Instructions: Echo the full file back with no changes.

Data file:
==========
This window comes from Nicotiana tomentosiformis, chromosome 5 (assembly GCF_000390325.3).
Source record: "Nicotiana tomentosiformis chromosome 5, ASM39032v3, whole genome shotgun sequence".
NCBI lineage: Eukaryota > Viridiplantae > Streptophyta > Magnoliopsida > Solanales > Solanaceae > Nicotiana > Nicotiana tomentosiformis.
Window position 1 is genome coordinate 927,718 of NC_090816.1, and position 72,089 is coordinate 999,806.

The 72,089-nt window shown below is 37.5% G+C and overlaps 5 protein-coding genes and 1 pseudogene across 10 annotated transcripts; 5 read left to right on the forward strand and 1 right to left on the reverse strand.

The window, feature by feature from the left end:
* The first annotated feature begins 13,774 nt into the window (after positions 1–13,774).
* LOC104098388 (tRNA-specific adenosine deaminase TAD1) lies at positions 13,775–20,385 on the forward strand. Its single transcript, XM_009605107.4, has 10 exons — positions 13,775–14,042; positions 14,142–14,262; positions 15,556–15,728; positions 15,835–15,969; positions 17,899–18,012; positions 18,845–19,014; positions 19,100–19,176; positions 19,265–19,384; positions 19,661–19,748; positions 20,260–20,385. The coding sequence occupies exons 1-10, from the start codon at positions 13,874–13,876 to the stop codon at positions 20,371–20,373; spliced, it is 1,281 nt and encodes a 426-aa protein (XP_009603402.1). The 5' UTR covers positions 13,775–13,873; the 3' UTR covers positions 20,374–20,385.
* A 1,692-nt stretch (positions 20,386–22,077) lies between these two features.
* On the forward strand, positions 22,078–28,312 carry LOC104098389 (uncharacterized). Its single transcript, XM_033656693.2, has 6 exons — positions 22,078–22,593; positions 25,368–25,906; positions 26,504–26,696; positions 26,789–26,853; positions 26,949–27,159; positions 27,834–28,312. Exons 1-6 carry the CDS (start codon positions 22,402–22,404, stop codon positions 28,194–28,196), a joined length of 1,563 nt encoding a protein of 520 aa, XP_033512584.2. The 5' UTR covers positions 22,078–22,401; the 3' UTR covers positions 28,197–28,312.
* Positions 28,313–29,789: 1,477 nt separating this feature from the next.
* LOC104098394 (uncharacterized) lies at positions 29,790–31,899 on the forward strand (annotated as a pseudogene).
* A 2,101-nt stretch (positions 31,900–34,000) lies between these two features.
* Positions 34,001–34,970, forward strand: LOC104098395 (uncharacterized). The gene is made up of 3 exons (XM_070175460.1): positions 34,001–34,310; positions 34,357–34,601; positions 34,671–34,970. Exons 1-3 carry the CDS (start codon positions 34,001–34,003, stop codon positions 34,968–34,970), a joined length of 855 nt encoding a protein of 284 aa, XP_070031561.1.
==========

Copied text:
This window comes from Nicotiana tomentosiformis, chromosome 5 (assembly GCF_000390325.3).
Source record: "Nicotiana tomentosiformis chromosome 5, ASM39032v3, whole genome shotgun sequence".
NCBI lineage: Eukaryota > Viridiplantae > Streptophyta > Magnoliopsida > Solanales > Solanaceae > Nicotiana > Nicotiana tomentosiformis.
Window position 1 is genome coordinate 927,718 of NC_090816.1, and position 72,089 is coordinate 999,806.

The 72,089-nt window shown below is 37.5% G+C and overlaps 5 protein-coding genes and 1 pseudogene across 10 annotated transcripts; 5 read left to right on the forward strand and 1 right to left on the reverse strand.

The window, feature by feature from the left end:
* The first annotated feature begins 13,774 nt into the window (after positions 1–13,774).
* LOC104098388 (tRNA-specific adenosine deaminase TAD1) lies at positions 13,775–20,385 on the forward strand. Its single transcript, XM_009605107.4, has 10 exons — positions 13,775–14,042; positions 14,142–14,262; positions 15,556–15,728; positions 15,835–15,969; positions 17,899–18,012; positions 18,845–19,014; positions 19,100–19,176; positions 19,265–19,384; positions 19,661–19,748; positions 20,260–20,385. The coding sequence occupies exons 1-10, from the start codon at positions 13,874–13,876 to the stop codon at positions 20,371–20,373; spliced, it is 1,281 nt and encodes a 426-aa protein (XP_009603402.1). The 5' UTR covers positions 13,775–13,873; the 3' UTR covers positions 20,374–20,385.
* A 1,692-nt stretch (positions 20,386–22,077) lies between these two features.
* On the forward strand, positions 22,078–28,312 carry LOC104098389 (uncharacterized). Its single transcript, XM_033656693.2, has 6 exons — positions 22,078–22,593; positions 25,368–25,906; positions 26,504–26,696; positions 26,789–26,853; positions 26,949–27,159; positions 27,834–28,312. Exons 1-6 carry the CDS (start codon positions 22,402–22,404, stop codon positions 28,194–28,196), a joined length of 1,563 nt encoding a protein of 520 aa, XP_033512584.2. The 5' UTR covers positions 22,078–22,401; the 3' UTR covers positions 28,197–28,312.
* Positions 28,313–29,789: 1,477 nt separating this feature from the next.
* LOC104098394 (uncharacterized) lies at positions 29,790–31,899 on the forward strand (annotated as a pseudogene).
* A 2,101-nt stretch (positions 31,900–34,000) lies between these two features.
* Positions 34,001–34,970, forward strand: LOC104098395 (uncharacterized). The gene is made up of 3 exons (XM_070175460.1): positions 34,001–34,310; positions 34,357–34,601; positions 34,671–34,970. Exons 1-3 carry the CDS (start codon positions 34,001–34,003, stop codon positions 34,968–34,970), a joined length of 855 nt encoding a protein of 284 aa, XP_070031561.1.